• 50% Ballor Vermouth

Fill glass with ice. Stir and strain. Serve.

(I like Jacob’s admonition at the end: “Serve.” That cracks me up.)

Modern tastes suggest a higher proportion of whiskey to vermouth, cutting back the sweetness and bringing the whiskey to the fore. Along with a substitution for the Amer Picon, we arrive at an excellent 21st century Brooklyn:

The Brooklyn Cocktail, photo © 2018 Douglas M. Ford. All rights reserved.
The Brooklyn Cocktail
The Brooklyn Cocktail
Based on Grohusko (above)

  • 2½ oz (75 ml) rye whiskey (Rittenhouse)
  • ¾ oz (22 ml) Italian vermouth (Cocchi Vermouth di Torino, M&R Rosso)
  • ¼ oz (7.5 ml) Maraschino liqueur (Leopold Bros.)
  • ¼ oz (7.5 ml) Ramazzotti
  • 2–3 dashes orange bitters

Stir with ice until very cold. Strain into a chilled cocktail stem. Originally served without garnish, but a cherry is an appropriate decoration.

The whiskey and vermouth work well in a 3:1 proportion. I lean toward higher proof ryes like Rittenhouse, but softer whiskies also work in the Brooklyn. If you have a favorite rye for your Manhattans, it will work well here, too.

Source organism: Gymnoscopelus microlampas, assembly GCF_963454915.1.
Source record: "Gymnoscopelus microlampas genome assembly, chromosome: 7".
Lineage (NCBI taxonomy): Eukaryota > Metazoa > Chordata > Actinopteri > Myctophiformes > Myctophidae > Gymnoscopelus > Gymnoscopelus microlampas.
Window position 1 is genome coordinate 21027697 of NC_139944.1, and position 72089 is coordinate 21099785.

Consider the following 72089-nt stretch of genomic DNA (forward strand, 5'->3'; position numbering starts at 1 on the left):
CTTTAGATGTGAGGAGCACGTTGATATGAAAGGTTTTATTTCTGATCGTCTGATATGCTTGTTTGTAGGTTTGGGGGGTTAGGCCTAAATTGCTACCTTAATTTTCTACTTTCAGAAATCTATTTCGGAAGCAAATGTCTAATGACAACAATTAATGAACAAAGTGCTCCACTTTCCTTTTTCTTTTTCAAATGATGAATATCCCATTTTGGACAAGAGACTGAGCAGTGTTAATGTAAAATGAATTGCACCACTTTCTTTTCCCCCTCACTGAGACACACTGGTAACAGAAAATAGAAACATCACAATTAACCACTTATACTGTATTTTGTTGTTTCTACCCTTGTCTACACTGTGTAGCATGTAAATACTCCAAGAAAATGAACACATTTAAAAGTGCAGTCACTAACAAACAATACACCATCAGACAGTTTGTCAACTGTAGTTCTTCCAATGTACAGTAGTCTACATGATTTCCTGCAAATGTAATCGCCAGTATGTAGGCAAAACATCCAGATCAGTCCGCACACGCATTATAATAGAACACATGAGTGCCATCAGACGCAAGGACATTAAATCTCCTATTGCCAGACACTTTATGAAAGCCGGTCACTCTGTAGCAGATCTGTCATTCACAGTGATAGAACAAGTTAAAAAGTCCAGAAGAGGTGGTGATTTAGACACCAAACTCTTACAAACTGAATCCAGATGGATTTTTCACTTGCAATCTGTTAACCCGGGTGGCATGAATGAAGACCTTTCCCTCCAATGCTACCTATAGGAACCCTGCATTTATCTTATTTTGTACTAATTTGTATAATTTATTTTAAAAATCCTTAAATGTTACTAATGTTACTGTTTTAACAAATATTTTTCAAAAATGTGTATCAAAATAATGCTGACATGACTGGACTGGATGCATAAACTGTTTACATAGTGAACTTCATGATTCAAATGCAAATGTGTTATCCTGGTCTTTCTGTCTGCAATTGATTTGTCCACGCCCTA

Leopold Maraschino label (detail), photo © 2018 Douglas M. Ford. All rights reserved.Leopold Bros. maraschino has a bright, clean, fresh fruit flavor that I’ve never encountered in other maraschinos, without being overly sweet. It is well worth adding to your bar if you can find it, and it makes a delightful contribution to the Brooklyn.

A simple substitution of Ramazzotti and orange bitters, the same combination we used in the last post on the Creole, suggests the flavors of the unobtainable Amer Picon.